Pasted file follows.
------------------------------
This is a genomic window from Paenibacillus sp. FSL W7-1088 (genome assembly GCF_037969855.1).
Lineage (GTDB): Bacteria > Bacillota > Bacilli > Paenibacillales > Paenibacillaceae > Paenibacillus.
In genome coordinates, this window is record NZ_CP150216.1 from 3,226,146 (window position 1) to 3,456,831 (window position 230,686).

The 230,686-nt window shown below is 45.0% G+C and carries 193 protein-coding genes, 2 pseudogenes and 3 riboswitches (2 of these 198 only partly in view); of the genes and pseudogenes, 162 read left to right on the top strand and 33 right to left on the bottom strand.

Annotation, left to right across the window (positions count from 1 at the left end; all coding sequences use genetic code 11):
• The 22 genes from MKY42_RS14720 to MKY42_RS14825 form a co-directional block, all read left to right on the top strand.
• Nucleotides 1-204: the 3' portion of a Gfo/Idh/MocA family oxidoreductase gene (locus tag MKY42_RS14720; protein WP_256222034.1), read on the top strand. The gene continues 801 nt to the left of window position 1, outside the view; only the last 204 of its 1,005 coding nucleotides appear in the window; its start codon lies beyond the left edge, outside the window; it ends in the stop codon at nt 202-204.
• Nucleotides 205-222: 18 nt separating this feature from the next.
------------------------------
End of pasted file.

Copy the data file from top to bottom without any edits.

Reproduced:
This is a genomic window from Paenibacillus sp. FSL W7-1088 (genome assembly GCF_037969855.1).
Lineage (GTDB): Bacteria > Bacillota > Bacilli > Paenibacillales > Paenibacillaceae > Paenibacillus.
In genome coordinates, this window is record NZ_CP150216.1 from 3,226,146 (window position 1) to 3,456,831 (window position 230,686).

The 230,686-nt window shown below is 45.0% G+C and carries 193 protein-coding genes, 2 pseudogenes and 3 riboswitches (2 of these 198 only partly in view); of the genes and pseudogenes, 162 read left to right on the top strand and 33 right to left on the bottom strand.

Annotation, left to right across the window (positions count from 1 at the left end; all coding sequences use genetic code 11):
• The 22 genes from MKY42_RS14720 to MKY42_RS14825 form a co-directional block, all read left to right on the top strand.
• Nucleotides 1-204: the 3' portion of a Gfo/Idh/MocA family oxidoreductase gene (locus tag MKY42_RS14720; protein WP_256222034.1), read on the top strand. The gene continues 801 nt to the left of window position 1, outside the view; only the last 204 of its 1,005 coding nucleotides appear in the window; its start codon lies beyond the left edge, outside the window; it ends in the stop codon at nt 202-204.
• Nucleotides 205-222: 18 nt separating this feature from the next.